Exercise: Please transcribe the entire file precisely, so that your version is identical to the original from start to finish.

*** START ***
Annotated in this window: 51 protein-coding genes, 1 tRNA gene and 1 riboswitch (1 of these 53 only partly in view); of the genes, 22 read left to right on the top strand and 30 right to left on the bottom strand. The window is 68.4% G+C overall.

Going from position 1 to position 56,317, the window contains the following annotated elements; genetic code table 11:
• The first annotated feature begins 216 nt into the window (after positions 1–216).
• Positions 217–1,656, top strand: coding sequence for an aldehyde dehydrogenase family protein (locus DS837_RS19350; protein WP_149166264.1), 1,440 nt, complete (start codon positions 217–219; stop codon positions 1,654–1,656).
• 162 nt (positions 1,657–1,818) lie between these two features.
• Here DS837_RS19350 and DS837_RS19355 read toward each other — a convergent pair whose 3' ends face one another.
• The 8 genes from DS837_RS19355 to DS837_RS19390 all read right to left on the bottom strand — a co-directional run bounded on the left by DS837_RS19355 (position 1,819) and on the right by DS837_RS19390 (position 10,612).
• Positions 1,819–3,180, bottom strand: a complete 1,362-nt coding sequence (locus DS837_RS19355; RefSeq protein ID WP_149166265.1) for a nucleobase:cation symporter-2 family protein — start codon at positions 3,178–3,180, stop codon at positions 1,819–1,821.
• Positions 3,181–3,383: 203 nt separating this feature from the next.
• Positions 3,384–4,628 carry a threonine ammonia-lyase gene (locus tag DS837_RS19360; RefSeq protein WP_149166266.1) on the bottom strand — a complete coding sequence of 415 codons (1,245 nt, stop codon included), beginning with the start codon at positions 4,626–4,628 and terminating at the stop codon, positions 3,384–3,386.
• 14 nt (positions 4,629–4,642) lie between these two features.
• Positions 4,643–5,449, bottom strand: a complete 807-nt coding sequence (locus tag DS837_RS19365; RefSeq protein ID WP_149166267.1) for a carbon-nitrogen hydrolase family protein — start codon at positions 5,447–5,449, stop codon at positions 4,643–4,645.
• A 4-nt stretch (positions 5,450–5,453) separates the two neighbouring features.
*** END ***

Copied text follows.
Annotated in this window: 51 protein-coding genes, 1 tRNA gene and 1 riboswitch (1 of these 53 only partly in view); of the genes, 22 read left to right on the top strand and 30 right to left on the bottom strand. The window is 68.4% G+C overall.

Going from position 1 to position 56,317, the window contains the following annotated elements; genetic code table 11:
• The first annotated feature begins 216 nt into the window (after positions 1–216).
• Positions 217–1,656, top strand: coding sequence for an aldehyde dehydrogenase family protein (locus DS837_RS19350; protein WP_149166264.1), 1,440 nt, complete (start codon positions 217–219; stop codon positions 1,654–1,656).
• 162 nt (positions 1,657–1,818) lie between these two features.
• Here DS837_RS19350 and DS837_RS19355 read toward each other — a convergent pair whose 3' ends face one another.
• The 8 genes from DS837_RS19355 to DS837_RS19390 all read right to left on the bottom strand — a co-directional run bounded on the left by DS837_RS19355 (position 1,819) and on the right by DS837_RS19390 (position 10,612).
• Positions 1,819–3,180, bottom strand: a complete 1,362-nt coding sequence (locus DS837_RS19355; RefSeq protein ID WP_149166265.1) for a nucleobase:cation symporter-2 family protein — start codon at positions 3,178–3,180, stop codon at positions 1,819–1,821.
• Positions 3,181–3,383: 203 nt separating this feature from the next.
• Positions 3,384–4,628 carry a threonine ammonia-lyase gene (locus tag DS837_RS19360; RefSeq protein WP_149166266.1) on the bottom strand — a complete coding sequence of 415 codons (1,245 nt, stop codon included), beginning with the start codon at positions 4,626–4,628 and terminating at the stop codon, positions 3,384–3,386.
• 14 nt (positions 4,629–4,642) lie between these two features.
• Positions 4,643–5,449, bottom strand: a complete 807-nt coding sequence (locus tag DS837_RS19365; RefSeq protein ID WP_149166267.1) for a carbon-nitrogen hydrolase family protein — start codon at positions 5,447–5,449, stop codon at positions 4,643–4,645.
• A 4-nt stretch (positions 5,450–5,453) separates the two neighbouring features.